How to fix a problem like VW in North America

Published: 01 December 2014

It seemed a good idea for Volkswagen at the time. Build a new factory in America, launch a dedicated new model, watch US sales soar from 270,000 to 400,000 units. But in mid-2013, the ramped-up euphoria died a sudden death as VW of North America started to lose sales and market share, a process which has continued to the present day.

In the first 10 months of 2014, VW sales have slumped 12% in north America to 301,000, according to the Automotive News Data Center – while every other VW Group brand has enjoyed growth.

What happened? Well, it seems VW failed to understand the fundamental expectations of the American car buyer, who requires constant surprises and delights, ideally both in terms of design and content.

What went wrong for VW in Amercia?

American car buyers love sedans and SUVs. Guess what VW does not have enough of? The Golf-based Jetta is almost too small for the US, the US-spec Passat needs a quick freshening-up and a timely successor, the imported Passat CC remains a pricey niche model, the Phaeton Mk2 earmarked for late 2016 will in all probability be positioned out of reach on cloud nine…

The answer to the marque’s most urgent needs may well be an all-new, in-between offering codenamed C1 – also known internally as Passat Plus and Passat Sports Sedan.

Depending on its still-to-be-defined DNA, this additional model would either be built by VW in Chattanooga or by Audi in Mexico.

VW Project C1: new Passats specifically designed for the US

The choice of concepts has lately narrowed down to two alternatives. Using the current Audi A6 (codenamed C7, engine installed north-south, MLB platform) as donor car, one version of NFS (new full-size sedan) would be a mildly modified iteration of the maker’s first up-market world car, the production of which will commence in China in 2015.

A rival proposal is a relatively straightforward saloon based on the Golf Mk7’s clever-clogs MQB architecture, meaning a transversely mounted drivetrain. While the Passat-based MLB spin-off could in 2016 roll off the same line as the related new Q5, the MQB model would be assembled in Tennessee.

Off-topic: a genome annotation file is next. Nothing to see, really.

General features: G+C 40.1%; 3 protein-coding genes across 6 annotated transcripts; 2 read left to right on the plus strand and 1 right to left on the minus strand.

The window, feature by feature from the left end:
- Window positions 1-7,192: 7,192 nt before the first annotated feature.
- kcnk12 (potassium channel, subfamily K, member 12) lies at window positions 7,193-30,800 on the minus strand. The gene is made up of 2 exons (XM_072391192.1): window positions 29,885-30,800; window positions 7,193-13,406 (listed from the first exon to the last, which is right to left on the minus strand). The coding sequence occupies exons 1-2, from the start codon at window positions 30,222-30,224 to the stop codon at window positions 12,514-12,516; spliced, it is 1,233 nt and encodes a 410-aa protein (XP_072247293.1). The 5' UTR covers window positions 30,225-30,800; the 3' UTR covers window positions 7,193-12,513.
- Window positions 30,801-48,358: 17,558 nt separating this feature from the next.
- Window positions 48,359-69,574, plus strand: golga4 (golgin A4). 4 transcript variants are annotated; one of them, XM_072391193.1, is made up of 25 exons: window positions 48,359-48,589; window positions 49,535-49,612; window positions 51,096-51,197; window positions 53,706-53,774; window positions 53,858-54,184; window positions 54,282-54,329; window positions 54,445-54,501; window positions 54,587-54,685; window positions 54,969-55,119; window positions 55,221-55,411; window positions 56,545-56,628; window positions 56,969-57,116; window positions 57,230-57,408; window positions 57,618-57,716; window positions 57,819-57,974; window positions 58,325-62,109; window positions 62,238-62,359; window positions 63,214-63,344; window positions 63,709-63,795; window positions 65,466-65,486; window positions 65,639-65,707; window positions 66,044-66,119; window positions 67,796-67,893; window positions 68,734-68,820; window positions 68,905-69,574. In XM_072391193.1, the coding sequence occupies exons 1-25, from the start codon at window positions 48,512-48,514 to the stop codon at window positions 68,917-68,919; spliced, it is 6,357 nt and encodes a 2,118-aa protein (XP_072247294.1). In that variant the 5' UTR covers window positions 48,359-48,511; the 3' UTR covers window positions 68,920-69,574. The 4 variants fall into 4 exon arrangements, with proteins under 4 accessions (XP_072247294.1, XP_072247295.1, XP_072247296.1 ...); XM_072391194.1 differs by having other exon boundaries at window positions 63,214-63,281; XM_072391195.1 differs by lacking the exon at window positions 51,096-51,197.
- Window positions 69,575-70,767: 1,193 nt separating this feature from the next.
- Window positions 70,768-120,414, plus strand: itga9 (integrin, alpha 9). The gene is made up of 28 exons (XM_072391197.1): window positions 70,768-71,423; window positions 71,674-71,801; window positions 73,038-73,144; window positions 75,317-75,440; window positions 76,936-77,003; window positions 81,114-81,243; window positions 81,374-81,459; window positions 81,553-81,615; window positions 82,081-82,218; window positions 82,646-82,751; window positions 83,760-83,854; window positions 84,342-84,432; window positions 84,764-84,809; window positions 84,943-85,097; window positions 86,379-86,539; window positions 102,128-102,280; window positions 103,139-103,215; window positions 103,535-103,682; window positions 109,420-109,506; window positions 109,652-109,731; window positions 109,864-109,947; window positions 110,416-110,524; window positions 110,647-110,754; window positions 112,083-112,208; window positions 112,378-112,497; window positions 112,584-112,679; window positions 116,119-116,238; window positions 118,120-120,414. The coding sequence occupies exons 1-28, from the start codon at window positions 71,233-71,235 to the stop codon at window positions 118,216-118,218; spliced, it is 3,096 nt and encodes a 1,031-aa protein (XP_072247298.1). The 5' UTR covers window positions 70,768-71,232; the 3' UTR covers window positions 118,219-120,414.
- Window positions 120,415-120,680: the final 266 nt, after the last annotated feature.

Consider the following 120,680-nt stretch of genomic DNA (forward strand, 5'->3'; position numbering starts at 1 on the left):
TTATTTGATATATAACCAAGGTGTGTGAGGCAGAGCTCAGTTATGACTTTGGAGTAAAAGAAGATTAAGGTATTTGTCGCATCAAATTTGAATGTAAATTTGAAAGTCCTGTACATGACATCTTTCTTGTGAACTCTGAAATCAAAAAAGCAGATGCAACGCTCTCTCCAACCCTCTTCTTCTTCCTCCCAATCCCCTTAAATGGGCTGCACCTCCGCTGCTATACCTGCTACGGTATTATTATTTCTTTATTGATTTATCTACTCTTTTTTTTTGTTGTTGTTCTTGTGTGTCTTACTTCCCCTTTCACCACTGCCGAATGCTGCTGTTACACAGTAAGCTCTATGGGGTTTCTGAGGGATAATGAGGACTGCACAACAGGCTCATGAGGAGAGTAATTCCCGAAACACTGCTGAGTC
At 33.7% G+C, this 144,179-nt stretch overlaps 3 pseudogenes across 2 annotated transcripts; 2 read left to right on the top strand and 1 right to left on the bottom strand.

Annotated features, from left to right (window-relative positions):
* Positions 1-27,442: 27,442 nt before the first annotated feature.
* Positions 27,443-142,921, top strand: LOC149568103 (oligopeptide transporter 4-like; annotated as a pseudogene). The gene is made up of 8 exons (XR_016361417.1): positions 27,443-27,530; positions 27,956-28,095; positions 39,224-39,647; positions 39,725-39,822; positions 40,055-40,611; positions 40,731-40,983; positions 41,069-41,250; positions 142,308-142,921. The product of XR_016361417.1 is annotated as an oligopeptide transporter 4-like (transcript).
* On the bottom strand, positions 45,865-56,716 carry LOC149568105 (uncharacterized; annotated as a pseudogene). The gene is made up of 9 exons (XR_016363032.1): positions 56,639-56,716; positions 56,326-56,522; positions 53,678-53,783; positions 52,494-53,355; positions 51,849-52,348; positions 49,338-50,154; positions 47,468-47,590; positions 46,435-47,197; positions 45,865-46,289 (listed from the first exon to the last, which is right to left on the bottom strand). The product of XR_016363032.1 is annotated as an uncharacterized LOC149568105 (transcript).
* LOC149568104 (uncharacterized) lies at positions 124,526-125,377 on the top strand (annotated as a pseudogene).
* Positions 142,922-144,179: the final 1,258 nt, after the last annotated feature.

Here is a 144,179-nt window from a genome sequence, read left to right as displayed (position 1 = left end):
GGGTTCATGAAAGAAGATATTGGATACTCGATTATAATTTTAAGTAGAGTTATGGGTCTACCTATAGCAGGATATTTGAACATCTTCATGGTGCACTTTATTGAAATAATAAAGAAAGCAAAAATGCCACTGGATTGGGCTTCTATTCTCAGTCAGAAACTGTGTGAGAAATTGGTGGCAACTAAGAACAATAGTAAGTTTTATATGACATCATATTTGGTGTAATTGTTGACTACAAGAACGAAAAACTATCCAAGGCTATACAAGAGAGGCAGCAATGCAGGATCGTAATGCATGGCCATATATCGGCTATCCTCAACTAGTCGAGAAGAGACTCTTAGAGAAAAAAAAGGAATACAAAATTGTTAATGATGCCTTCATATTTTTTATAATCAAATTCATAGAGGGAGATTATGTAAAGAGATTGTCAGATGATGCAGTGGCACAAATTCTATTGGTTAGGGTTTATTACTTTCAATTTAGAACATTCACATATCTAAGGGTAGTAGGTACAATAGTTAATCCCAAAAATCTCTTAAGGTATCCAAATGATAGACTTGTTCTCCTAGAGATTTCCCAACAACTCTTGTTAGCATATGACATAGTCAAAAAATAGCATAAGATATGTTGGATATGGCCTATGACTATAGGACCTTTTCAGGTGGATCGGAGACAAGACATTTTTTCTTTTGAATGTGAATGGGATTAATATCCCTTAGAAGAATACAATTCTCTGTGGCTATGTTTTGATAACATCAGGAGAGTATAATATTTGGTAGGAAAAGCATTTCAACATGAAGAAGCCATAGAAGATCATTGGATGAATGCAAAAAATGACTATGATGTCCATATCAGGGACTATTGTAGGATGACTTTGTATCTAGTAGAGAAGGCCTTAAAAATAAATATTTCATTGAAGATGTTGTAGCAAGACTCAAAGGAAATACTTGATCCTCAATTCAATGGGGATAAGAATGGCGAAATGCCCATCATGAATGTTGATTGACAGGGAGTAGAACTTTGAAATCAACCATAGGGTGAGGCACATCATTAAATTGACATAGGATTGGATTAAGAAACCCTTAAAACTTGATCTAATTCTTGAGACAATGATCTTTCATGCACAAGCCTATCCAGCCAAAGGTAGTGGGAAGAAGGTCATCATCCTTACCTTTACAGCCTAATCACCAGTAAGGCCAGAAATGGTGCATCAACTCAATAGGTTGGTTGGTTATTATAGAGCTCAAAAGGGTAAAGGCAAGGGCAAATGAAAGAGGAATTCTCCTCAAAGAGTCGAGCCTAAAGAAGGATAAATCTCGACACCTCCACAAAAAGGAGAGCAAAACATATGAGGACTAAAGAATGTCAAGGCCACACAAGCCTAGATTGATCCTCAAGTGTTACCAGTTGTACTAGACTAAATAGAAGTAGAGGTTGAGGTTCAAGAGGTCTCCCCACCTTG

Extra bodystyles for the new American sedan

In addition to the sports sedan, C1 may be offered as sports cruiser which is VW-speak for a sleek crossover/shooting brake hybrid. The product planner we spoke to insists that this is neither a traditional wagon nor a five-door coupe, but a so-called ‘B/C shift car’, which combines a higher roofline with a 2.5-box silhouette.

Not surprisingly, the whole C1 project has been inspired by Toyota who staked out this segment so well with the closely related Camry and Avalon.

More products aimed at the US market

Other VWs in the pipeline to help address its lack of success in north America include the Jetta SportWagen complete with Alltrack derivative, a 400bhp-plus Golf GT-R, a Golf plug-in hybrid and, with a bit of luck, a diesel-engined 240bhp Golf GTD.

Under discussion but not yet approved for North America are the Tiguan CC, a five-door Jetta coupe modelled after the 2013 NMC concept and a coupe version of the CrossBlue, which may put in an early appearance as a design exercise at the Detroit auto show in January 2015.

By Georg Kacher

European editor, secrets uncoverer, futurist, first man behind any wheel